e – Science Institute Theme 14 Workshop: Microbiology Modelling and Evolution

In the last three days I have been running a focussed workshop at the e-Science Institute in Edinburgh on microbiology modelling and evolution. With 16 contributors roughly equally split between experimentalists and modelers, we presented and discussed scientific work at the interface between experimental and modelling approaches to evolution in microbiology.

At the start of the meeting, I set out my personal views on the challenges and opportunities at this interface – my hope was that at the end of the meeting my views would be in need of updating ! From a biological perspective, the challenges are around emergence of antimicrobial resistance and pathogenicity; the opportunities afforded by fast and cheap genome sequencing. From a modelling perspective, the challenges are around developing suitably realistic models, of generating experimentally testable hypotheses, and of gaining recognition of evolutionary computing as a means to test hypothesis; the opportunities are afforded by the capacity for long-term evolution by high performance computation.

Every talk was interesting and of a high standard – and the discussion was lively and engaging. A few points that came up that I found especially salient were: (i) microbes are not just interesting/important in themselves, but also as models for general biological processes, especially social processes, including host-pathogen interactions, evolution of cooperativity and evolution of communication. (ii) The challenge of genomic diversity is greater than I even imagined. I’m already used to genomic diversity in E. coli strains, but it was amazing to see it across so many bacteria studied, including Pseudomonas aeruginosa from a single patient’s lung, or Rhizobium from root nodules in clover and vetch in a single tiny patch. (iii) The importance of considering horizontal gene transfer, and thus different levels of selection, in models of mircobial evolution. (iv) The criticality of spatial organization in both real and simulated evolution, and thus the opportunity to use high performance computation for simulation of spatial scales as well as time scales.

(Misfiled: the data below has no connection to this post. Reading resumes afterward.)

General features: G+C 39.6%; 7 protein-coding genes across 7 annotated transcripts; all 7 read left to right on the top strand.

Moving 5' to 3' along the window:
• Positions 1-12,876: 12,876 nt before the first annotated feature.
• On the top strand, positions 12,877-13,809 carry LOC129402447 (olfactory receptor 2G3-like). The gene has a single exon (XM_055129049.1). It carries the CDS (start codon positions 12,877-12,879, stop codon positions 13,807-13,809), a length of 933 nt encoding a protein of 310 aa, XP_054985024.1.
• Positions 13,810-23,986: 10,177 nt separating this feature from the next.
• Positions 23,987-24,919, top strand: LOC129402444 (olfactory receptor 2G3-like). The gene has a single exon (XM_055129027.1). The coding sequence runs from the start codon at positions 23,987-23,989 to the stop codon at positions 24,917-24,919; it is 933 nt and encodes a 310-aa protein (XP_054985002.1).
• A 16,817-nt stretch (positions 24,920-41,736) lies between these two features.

I was heartened by the genuine sense of good will to work together at this interface, and a shared view that ‘Systems Biology’ needs to move beyond modelling how systems are now, into being able to explain why systems might have evolved to be the way they are, and predict how they might evolve.


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